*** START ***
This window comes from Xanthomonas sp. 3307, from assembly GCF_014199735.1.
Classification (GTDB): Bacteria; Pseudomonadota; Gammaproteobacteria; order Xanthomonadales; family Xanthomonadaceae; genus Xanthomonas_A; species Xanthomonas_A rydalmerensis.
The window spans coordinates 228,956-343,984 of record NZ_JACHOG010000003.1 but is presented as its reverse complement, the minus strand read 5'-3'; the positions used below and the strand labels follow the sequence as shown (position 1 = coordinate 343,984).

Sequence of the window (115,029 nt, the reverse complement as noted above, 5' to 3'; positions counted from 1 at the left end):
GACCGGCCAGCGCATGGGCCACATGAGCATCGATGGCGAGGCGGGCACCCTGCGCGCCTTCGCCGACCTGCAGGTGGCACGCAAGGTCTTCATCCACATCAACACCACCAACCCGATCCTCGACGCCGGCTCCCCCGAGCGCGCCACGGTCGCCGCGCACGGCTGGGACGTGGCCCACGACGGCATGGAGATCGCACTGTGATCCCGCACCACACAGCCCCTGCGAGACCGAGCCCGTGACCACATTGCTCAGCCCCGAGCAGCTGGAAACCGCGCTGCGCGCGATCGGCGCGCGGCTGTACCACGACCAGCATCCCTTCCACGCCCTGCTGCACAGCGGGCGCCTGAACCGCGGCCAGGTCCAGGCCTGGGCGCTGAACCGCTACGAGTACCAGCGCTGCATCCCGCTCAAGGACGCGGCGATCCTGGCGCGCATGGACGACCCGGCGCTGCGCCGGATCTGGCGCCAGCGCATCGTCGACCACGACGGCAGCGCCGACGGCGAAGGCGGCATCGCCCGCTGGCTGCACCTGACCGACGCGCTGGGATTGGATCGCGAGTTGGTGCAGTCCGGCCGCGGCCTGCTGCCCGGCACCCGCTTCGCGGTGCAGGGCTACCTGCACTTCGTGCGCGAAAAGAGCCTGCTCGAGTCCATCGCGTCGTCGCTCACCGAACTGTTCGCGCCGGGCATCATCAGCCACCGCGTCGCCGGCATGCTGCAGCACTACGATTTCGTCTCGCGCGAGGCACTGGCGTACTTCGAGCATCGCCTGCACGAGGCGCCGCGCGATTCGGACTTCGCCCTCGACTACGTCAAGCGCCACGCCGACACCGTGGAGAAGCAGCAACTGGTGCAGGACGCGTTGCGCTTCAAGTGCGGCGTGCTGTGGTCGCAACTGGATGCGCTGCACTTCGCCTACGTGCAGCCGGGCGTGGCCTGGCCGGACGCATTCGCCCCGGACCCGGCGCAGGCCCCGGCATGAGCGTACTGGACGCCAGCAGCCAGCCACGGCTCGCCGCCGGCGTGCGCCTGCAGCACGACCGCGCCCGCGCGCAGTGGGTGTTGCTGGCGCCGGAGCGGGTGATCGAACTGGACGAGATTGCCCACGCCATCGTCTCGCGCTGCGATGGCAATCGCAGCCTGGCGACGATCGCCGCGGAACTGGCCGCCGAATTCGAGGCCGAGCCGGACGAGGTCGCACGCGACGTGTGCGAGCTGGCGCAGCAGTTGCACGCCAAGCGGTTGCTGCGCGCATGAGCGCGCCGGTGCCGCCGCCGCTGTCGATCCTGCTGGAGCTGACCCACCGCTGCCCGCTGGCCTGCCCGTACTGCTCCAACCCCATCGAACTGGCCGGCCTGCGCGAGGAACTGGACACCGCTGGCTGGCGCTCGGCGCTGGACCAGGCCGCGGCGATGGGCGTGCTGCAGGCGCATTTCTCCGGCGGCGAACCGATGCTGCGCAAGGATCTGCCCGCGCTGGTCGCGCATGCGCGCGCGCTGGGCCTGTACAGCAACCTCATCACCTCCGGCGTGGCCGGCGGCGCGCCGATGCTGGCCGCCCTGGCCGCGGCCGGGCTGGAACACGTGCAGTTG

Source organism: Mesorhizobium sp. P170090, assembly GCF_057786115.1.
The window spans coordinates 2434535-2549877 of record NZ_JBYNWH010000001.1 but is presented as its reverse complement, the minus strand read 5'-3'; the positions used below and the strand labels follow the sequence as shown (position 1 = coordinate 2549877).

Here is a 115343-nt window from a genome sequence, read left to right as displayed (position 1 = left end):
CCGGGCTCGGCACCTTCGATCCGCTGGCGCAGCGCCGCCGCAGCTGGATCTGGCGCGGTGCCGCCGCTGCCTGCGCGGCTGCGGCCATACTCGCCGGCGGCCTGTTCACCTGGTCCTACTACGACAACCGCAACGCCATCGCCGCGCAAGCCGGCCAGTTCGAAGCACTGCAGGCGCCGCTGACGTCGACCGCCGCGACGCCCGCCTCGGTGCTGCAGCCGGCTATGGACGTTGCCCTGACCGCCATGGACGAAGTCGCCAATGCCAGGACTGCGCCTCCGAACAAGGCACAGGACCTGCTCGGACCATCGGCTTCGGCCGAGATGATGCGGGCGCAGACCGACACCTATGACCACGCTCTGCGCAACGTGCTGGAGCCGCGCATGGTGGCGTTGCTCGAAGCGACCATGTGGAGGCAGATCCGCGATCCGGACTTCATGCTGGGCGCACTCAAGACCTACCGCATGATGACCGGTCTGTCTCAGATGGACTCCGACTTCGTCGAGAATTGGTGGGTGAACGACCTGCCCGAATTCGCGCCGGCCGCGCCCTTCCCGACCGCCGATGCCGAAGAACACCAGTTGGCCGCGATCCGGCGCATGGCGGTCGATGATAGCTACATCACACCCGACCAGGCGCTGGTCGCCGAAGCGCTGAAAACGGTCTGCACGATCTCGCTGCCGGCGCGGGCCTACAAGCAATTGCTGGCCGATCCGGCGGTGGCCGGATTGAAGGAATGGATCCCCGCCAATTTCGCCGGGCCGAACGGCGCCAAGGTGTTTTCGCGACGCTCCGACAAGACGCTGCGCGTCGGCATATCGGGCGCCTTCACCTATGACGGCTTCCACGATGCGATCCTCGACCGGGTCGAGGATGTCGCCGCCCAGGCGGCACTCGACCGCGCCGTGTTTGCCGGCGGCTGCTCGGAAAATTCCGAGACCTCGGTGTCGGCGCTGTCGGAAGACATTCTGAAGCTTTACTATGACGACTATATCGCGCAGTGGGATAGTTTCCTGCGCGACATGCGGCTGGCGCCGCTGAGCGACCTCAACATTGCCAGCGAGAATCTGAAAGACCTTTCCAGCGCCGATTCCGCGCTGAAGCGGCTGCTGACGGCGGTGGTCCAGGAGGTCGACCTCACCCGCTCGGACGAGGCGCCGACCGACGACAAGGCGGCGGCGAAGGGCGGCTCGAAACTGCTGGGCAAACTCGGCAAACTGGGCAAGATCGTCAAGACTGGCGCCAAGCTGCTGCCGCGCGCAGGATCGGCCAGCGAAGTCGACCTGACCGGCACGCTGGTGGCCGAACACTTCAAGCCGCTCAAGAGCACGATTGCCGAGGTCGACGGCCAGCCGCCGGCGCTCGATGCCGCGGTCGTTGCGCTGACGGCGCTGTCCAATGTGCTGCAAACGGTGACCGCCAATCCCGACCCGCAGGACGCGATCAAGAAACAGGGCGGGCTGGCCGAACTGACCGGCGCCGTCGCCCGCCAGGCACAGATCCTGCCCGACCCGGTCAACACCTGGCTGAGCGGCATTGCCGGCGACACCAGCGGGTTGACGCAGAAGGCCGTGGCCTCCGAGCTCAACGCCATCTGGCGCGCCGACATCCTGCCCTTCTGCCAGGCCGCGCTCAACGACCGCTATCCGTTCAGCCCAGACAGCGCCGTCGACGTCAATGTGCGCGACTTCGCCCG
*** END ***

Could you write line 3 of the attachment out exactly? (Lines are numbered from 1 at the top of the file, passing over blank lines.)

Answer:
The window spans coordinates 228,956-343,984 of record NZ_JACHOG010000003.1 but is presented as its reverse complement, the minus strand read 5'-3'; the positions used below and the strand labels follow the sequence as shown (position 1 = coordinate 343,984).